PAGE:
By Brenda Martinez
Had I known that quarantine would go on so long, or come back for a second surge, I certainly would have visited my family, down in Rancho Cucamonga, a few more times before this lost summer of 2020. I live in Big Bear Lake, California, by all respects a heaven for run training due to the elevation and community, but I miss my family—the last time I was able to see them was in February. Athletes, as with many other workers in the economy, have seen our jobs change dramatically this year: I no longer descend to sea level for high intensity sessions, and I’ve constrained all of my running to a two-and-a-quarter-mile loop near my house in order to limit contact with my community. The biggest change, employment-wise, is of course the postponement of the Tokyo Olympic Games. That loss is a sadness for me and many other athletes, but I believe it is the correct decision, especially as the virus roars back across the United States this month. Athletes traveling around the world to one location could spell disaster for public health and for those individual athletes. It’s difficult and disappointing, but that’s simply another aspect of training and racing full time: we know full well those emotions and know how to handle them. I wish the best for those athletes out there struggling and hope for the safety of everyone.
With my competition season on hold, I find myself in a conundrum: do I train at all and, if I do, at what effort? Or call it for this year, get some rest, and focus on getting back to where I was pre-covid for 2021? At the moment, I’m continuing to train in case the pandemic eases, focusing on limiting my contact with others as much as possible. Big Bear Lake as a community has really helped, too, supporting me by coming out onto their decks to wave as I run past, or cheering me on mid-session. I’ve noticed a greater amount of friendliness during the pandemic, which is perhaps a silver lining. It’s been hard to perform 100% of my workouts at altitude, but I’m trying to take a positive approach to that, too: maybe the increased difficulty will translate into additional mental toughness during future competitions? The best we can do right now is to find the positive in a hard situation. I don’t know if I’ll race officially this year, but even if everything gets cancelled, I plan to run some time trials later this fall.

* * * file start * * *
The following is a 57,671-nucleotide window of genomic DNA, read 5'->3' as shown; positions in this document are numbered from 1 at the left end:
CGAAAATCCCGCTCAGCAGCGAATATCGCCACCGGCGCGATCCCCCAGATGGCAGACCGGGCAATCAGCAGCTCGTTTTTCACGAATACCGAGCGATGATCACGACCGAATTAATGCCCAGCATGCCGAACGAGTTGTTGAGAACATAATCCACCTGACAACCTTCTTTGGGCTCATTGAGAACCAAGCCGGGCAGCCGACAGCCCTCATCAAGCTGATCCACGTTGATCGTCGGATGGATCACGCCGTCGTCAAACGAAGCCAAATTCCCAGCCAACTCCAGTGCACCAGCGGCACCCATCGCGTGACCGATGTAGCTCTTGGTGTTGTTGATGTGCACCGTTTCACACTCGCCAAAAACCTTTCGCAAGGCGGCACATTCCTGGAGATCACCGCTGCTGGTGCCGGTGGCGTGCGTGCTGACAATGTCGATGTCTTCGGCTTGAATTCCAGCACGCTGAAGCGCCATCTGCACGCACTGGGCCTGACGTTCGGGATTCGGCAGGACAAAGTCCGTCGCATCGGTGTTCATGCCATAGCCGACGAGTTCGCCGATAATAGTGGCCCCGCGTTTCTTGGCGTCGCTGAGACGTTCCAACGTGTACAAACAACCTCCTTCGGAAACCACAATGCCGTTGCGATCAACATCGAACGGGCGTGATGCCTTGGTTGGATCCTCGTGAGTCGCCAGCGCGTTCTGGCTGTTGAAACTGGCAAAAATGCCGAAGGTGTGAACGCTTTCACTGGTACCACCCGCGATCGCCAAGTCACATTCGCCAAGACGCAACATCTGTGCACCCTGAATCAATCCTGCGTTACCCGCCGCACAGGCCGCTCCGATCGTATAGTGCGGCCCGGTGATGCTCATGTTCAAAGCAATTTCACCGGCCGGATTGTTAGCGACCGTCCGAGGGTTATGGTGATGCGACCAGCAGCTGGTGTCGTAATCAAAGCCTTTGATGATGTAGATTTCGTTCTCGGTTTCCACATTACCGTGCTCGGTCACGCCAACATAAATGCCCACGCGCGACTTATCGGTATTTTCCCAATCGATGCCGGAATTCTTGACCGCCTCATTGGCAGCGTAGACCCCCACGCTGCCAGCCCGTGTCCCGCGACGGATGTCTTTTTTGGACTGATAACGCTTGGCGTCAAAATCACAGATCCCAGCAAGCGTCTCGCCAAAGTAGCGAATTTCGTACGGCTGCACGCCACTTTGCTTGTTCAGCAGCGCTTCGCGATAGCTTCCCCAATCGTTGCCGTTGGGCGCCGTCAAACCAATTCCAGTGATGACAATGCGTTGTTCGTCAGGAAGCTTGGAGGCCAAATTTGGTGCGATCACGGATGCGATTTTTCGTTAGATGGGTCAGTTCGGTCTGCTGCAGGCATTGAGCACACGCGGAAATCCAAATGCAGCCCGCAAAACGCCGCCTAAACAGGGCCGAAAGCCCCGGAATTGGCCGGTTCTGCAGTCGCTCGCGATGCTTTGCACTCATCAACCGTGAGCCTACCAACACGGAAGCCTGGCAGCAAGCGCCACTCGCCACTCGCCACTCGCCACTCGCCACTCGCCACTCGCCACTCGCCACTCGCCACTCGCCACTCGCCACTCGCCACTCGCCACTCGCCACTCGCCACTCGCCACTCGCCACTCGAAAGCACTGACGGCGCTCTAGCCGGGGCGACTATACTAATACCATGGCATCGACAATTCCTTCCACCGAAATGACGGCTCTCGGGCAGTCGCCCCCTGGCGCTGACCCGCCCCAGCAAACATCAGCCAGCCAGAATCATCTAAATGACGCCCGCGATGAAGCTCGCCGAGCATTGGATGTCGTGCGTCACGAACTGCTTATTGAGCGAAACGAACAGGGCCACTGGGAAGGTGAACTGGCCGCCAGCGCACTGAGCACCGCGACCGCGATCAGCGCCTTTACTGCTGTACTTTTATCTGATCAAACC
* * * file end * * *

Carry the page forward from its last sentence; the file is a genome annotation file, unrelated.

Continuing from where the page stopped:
As far as my training goes, many adjustments have been made but my Ember parameters are very close to baseline if not better. It’s odd that something I had lying around the house can tell me if I am at risk or have been exposed to Covid-19, but I’m looking at that as some good news. My Ember is noninvasive and delivers hospital-grade accuracy in minutes. It measures ten parameters: hemoglobin (Hgb), pulse rate (PR), pulse rate variability (PRV), perfusion index (PI), respiration rate (RR), pleth variability index (PVI), oxygen saturation (SpO2), oxygen content (OC), carboxyhemoglobin (CO), and methemoglobin (Met). Oxygen saturation, useful for several athletic applications, can also provide an early warning system for the Coronavirus, it turns out. Normal oxygen saturation sits around 95-100%, and anything below 90% is dangerously low. Many COVID-19 patients display low levels, so using an Ember to track that value can give you an idea if you have contracted the virus. These days, anything that can give you information and limit your contact with others is welcome, and I’m grateful I have been using an Ember for some time now.